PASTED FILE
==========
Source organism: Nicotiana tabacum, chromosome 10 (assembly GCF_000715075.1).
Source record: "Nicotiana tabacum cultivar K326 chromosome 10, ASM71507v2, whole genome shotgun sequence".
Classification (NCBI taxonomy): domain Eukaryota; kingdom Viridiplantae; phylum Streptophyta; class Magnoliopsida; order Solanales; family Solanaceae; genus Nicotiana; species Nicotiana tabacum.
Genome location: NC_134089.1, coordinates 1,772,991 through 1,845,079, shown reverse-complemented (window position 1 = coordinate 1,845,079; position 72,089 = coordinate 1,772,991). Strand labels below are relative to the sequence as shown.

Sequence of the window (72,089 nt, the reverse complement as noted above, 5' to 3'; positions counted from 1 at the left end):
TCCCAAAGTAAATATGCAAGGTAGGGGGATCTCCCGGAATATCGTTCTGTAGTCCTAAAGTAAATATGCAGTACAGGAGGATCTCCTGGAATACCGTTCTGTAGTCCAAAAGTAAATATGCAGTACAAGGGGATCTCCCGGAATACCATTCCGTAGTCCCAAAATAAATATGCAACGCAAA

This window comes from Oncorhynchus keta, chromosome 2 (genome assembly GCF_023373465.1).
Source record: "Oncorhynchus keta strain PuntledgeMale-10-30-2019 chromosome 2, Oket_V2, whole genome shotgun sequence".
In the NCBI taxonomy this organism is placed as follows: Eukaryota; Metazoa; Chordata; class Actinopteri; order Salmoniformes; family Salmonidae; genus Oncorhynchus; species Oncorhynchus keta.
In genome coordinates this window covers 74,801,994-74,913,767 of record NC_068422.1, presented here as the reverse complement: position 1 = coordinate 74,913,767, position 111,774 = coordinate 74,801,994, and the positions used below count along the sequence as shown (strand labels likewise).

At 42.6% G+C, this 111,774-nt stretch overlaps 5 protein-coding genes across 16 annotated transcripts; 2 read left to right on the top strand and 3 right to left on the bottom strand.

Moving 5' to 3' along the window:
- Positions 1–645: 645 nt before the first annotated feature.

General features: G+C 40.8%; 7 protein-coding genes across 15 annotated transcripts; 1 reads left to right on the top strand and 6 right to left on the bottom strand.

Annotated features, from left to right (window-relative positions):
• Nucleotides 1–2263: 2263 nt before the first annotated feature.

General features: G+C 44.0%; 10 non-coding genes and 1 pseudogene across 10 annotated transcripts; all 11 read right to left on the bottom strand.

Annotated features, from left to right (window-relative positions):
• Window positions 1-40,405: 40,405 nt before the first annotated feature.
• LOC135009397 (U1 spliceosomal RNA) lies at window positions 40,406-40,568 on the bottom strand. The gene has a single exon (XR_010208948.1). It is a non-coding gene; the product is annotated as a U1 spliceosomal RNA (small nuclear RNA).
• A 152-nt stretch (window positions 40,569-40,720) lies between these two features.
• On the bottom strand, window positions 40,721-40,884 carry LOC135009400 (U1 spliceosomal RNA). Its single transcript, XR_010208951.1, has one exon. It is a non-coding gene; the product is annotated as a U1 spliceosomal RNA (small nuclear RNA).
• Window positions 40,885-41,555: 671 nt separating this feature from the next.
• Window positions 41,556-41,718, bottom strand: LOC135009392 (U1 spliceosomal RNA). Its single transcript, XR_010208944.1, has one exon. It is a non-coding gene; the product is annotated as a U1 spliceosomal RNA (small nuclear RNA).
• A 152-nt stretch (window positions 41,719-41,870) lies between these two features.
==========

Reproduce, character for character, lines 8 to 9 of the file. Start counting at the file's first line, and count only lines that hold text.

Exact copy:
Source record: "Oncorhynchus keta strain PuntledgeMale-10-30-2019 chromosome 2, Oket_V2, whole genome shotgun sequence".
In the NCBI taxonomy this organism is placed as follows: Eukaryota; Metazoa; Chordata; class Actinopteri; order Salmoniformes; family Salmonidae; genus Oncorhynchus; species Oncorhynchus keta.